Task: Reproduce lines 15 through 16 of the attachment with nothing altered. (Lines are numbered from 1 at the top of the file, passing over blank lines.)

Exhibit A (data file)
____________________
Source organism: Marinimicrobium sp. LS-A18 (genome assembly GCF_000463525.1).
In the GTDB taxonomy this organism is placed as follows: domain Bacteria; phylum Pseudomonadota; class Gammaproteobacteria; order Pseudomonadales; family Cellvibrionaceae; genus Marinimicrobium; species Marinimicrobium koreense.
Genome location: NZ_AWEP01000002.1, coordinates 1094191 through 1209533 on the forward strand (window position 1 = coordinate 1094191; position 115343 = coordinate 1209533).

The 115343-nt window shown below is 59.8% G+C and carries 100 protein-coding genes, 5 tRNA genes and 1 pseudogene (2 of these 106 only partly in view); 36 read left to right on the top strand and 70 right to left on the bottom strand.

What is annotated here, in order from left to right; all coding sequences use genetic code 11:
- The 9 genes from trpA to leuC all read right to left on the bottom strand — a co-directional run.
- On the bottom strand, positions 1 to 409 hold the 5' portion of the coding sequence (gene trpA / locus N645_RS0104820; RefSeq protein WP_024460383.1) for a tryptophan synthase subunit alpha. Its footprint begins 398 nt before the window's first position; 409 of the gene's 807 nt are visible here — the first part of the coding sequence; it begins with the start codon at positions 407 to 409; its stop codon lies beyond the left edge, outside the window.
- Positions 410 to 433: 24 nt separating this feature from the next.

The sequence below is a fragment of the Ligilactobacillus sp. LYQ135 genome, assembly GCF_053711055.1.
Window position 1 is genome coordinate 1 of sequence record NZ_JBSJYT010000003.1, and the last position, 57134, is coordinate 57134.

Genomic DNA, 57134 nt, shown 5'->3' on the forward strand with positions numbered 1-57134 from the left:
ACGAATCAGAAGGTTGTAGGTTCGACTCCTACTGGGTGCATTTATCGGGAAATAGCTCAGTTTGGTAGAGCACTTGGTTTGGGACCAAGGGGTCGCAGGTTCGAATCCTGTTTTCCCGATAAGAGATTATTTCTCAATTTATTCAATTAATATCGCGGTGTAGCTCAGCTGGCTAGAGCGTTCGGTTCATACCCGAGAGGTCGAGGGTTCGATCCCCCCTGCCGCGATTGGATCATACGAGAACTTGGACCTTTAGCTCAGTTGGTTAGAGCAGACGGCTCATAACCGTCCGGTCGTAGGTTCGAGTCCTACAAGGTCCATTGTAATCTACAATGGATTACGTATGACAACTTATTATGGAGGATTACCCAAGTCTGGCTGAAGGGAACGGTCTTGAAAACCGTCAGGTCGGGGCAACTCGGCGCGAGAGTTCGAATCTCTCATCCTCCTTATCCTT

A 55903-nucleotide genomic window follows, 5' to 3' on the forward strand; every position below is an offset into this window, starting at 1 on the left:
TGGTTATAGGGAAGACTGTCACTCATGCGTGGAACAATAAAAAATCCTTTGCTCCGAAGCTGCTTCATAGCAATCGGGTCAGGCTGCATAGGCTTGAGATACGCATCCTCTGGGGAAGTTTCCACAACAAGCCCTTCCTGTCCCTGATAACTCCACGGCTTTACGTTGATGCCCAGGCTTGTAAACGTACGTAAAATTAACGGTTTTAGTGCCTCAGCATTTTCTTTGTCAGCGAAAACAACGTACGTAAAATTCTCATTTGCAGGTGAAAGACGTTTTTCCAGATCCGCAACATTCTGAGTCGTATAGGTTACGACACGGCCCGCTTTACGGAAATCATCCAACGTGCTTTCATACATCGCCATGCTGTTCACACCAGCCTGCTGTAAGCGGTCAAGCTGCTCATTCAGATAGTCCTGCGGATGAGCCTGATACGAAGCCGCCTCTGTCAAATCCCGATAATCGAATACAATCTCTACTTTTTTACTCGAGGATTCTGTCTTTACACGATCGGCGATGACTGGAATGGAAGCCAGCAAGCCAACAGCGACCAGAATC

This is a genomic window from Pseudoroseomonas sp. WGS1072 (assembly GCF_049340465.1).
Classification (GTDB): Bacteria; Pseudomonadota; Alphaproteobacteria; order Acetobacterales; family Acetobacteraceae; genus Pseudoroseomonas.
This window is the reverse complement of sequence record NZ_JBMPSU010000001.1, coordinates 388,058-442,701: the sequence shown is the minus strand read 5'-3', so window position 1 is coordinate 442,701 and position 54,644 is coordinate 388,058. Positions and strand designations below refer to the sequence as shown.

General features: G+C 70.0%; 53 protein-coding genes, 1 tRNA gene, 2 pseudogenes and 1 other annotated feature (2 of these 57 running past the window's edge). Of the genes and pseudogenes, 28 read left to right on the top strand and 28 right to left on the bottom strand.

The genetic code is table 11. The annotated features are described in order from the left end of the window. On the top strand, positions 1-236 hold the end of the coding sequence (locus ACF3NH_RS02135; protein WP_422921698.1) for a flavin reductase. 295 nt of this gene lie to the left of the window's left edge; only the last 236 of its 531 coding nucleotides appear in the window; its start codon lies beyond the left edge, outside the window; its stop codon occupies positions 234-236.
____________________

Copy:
This is a genomic window from Pseudoroseomonas sp. WGS1072 (assembly GCF_049340465.1).
Classification (GTDB): Bacteria; Pseudomonadota; Alphaproteobacteria; order Acetobacterales; family Acetobacteraceae; genus Pseudoroseomonas.